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Antithecyst

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Re: Sun beneath the cloudd
« Reply #9 on: April 10, 2017, 07:05:00 AM »
For example, in this picture the moon appears to be small, local, for its light is concentrated in a small area, but then approximately half the world can see it at any given time, so what're we to believe?
MS science claims the former effect is illusory (moon/sunlight concentrated in a small area), and the latter effect is not (moon/sunlight appearing to approximately half the world at any given time), but what if it's both, what if the moon/sun is both small, local, and big, 'global' (for lack of a better word), in different ways?



Here again, the sun sets, and its light appears concentrated in a small area.

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Now you could come up with some elaborate explanation for why it is other than it appears to be, but if we're to just go with our eyes, than it's both a and b.
« Last Edit: April 10, 2017, 07:11:13 AM by Antithecyst »
"It is the mark of an educated mind to be able to entertain a thought without accepting it."

Aristotle

If you're not sinning against the scientific, religious and political status quo, than you're not really thinking.

*

rabinoz

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Re: Sun beneath the cloudd
« Reply #10 on: April 10, 2017, 07:08:32 PM »
Here again, the sun sets, and its light appears concentrated in a small area.

" class="bbc_link" target="_blank">

Now you could come up with some elaborate explanation for why it is other than it appears to be, but if we're to just go with our eyes, than it's both a and b.
Well for one thing, that second video is a composite made for purely artistic reasons.

Why?
Quote from: Astrobrant2, on YouTube
The moon-rise here is obviously fake. For anyone's information, whenever the moon is seen rising at the same time the sun is setting, it will be full and it will be on the opposite horizon from the sun. Some other errors in your video:
  • The fake reflection of the fake moon is in the wrong position. It should be directly below the moon, not to the left.
  • You will never see the unlit portion of the moon any darker than the sky around it.
  • The unlit portion of the moon in that phase, (gibbous), is not that shape.
  • The lit portion of the moon will point toward the sun.
Astrobrant2 is a bit hard on it, calling it a "fake", but it is not an original video. It has clearly been made under an "artistic licence".

It seems as though you are a very one-eyed Agnostic.

Re: Sun beneath the cloudd
« Reply #11 on: April 10, 2017, 10:04:27 PM »
That "appears to be small" part is the key to your first statement too - "appears to be small" doesn't mean " is small.
It is in fact very large and very far away.
Once again, the Flat Earth theorist neglects to understand relative perspective.
Only the ignorant choose to ignore opposing views.
Fight for your belief, don't run away.
It's the only way anyone can take you seriously.

*

disputeone

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Re: Sun beneath the cloudd
« Reply #12 on: April 11, 2017, 10:20:09 PM »
That "appears to be small" part is the key to your first statement too - "appears to be small" doesn't mean " is small.

I bet you say that a lot.

Please keep it out of Q+A. Start a thread in debate if you want to debate.
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For all the law is fulfilled in one word, even in this.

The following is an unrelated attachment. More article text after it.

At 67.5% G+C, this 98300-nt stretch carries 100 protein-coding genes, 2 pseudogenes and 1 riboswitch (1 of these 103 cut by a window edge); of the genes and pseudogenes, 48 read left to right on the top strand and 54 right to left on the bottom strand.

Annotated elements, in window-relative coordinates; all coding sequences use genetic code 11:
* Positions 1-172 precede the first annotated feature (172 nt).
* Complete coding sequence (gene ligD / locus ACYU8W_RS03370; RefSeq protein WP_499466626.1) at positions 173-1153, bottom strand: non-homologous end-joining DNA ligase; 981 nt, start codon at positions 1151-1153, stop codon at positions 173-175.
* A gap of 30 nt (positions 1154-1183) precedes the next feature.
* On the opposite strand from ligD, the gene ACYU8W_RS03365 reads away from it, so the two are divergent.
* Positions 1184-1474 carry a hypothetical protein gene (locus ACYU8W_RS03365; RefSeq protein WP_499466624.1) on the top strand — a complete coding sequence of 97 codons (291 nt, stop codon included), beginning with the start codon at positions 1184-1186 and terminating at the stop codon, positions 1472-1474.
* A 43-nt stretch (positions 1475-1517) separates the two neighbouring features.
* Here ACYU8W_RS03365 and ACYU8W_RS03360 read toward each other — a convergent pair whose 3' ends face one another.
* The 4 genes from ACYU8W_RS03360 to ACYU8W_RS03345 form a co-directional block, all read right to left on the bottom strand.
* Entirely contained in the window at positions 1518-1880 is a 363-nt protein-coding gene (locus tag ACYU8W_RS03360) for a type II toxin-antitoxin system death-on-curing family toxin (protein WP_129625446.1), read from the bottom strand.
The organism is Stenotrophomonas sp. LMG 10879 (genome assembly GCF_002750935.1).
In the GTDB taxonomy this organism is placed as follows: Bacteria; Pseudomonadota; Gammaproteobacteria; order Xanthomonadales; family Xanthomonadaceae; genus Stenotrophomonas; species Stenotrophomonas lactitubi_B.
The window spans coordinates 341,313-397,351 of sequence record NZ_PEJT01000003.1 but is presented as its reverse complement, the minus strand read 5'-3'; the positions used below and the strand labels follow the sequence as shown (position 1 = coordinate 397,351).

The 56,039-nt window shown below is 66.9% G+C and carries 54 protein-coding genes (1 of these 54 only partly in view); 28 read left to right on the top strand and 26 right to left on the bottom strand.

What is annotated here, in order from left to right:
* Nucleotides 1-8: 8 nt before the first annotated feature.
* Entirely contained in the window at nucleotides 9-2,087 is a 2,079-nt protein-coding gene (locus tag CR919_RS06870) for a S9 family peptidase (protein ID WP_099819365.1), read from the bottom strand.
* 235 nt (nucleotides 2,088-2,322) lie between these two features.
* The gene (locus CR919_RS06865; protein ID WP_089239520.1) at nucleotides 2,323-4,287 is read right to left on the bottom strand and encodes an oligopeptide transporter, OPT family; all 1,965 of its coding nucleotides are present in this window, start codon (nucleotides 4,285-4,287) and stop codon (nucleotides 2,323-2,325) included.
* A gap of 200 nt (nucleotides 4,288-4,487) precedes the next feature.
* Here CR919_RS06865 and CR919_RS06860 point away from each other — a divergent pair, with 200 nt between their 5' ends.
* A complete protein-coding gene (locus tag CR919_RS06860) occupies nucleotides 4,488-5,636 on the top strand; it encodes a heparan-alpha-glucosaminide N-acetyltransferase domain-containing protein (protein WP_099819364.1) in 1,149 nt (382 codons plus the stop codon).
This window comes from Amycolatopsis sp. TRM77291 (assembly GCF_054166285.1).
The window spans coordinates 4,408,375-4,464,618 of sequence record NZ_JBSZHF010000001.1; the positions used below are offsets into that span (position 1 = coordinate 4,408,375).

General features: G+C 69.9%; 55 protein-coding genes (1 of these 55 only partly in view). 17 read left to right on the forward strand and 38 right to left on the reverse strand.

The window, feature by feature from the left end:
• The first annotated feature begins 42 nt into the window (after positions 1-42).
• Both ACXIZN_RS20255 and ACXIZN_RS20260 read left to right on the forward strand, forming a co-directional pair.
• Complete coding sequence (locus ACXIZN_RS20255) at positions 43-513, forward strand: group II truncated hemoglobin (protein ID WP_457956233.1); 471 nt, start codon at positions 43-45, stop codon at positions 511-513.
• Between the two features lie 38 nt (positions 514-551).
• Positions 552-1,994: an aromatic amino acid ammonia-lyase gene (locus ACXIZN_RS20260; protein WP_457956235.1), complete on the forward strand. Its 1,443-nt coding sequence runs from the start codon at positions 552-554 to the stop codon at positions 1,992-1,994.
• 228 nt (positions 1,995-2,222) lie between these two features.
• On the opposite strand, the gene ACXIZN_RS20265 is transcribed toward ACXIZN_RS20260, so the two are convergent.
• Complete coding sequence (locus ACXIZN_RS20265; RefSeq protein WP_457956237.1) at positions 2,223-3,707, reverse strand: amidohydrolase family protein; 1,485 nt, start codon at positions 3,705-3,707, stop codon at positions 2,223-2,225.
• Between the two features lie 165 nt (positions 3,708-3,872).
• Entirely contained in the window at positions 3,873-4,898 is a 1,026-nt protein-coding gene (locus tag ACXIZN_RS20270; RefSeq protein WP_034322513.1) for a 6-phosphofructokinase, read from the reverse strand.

The reason I am consistently personally attacked here.
https://www.theflatearthsociety.org/forum/index.php?topic=69306.msg1960160#msg1960160

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totallackey

  • Flat Earth Believer
  • 4317
Re: Sun beneath the cloudd
« Reply #13 on: April 12, 2017, 10:26:31 AM »
The rays of the Sun are reflecting off the Earth.

It doesn't explain how the sun is visible beneath those clouds if it supposedly maintains a constant altitude above it.
Although I do not know if the Sun maintains a consistent altitude above the Earth, the fact objects closer to you seem greater in height than those further away is a fact of perspective.

The sun maintaining a consistent altitude is one of the basic precepts of all Flat Earth theories. Get rid of that and you need to explain it some other way.

And the sun  receding in perspective is all well and good but if it is moving away from us on a circular path at fixed altitude, then the section of the path we should see would be an arc of a wide ellipse. On top of that, if it is always above the Earth, there should never be a point where the sun touches the horizon unless it first receded to a distance where the "atmospheric magnification" effect would have been overcome by the increasing opacity of the atmosphere (an explanation employed to explain the line of the horizon which doesn't match what is observed.)
The sun would appear out of the atmospheric haze, begin rising slowly, speeding up through the morning, swing quickly overhead as it reached maximum apparent speed at noon, it's drop towards the horizon would slow as it receded into the distance and it would blur and fade away to a dot of light well above the horizon.
This is not the case.

The sun-always-above-the-earth model doesn't hold water and any bandaids used to patch the holes are quickly ripped off by the onslaught of scientific and observable fact.
This is Q&A.

Do you have a flat earth model explanation for the OP question?

Re: Sun beneath the cloudd
« Reply #14 on: April 19, 2017, 02:29:58 AM »
Thanks for the input guys, really interesting.
I watched an incredible sunrise a couple of days ago, there was a blanket of cloud that broke towards the horizon and there was the pale blue sky beyond. As the sun was rising or arriving,  it shone on the  underside of the clouds quite dramatically. As it lifted above the clouds it turned into a fairly drab day.
If the sun is moving towards me and the clouds are illuminated from the reflection of the sun's rays then how come the Shadows were so starkly cast in one quite obviously acute direction and then they stopped quickly , far too quickly for the flat earth theory's of the passing of the sun?
Also the idea that the shadows are cast from reflected rays mean that the shadow would recede from front to back ie - become shorter. yet the shadows actually get longer as the sun rises.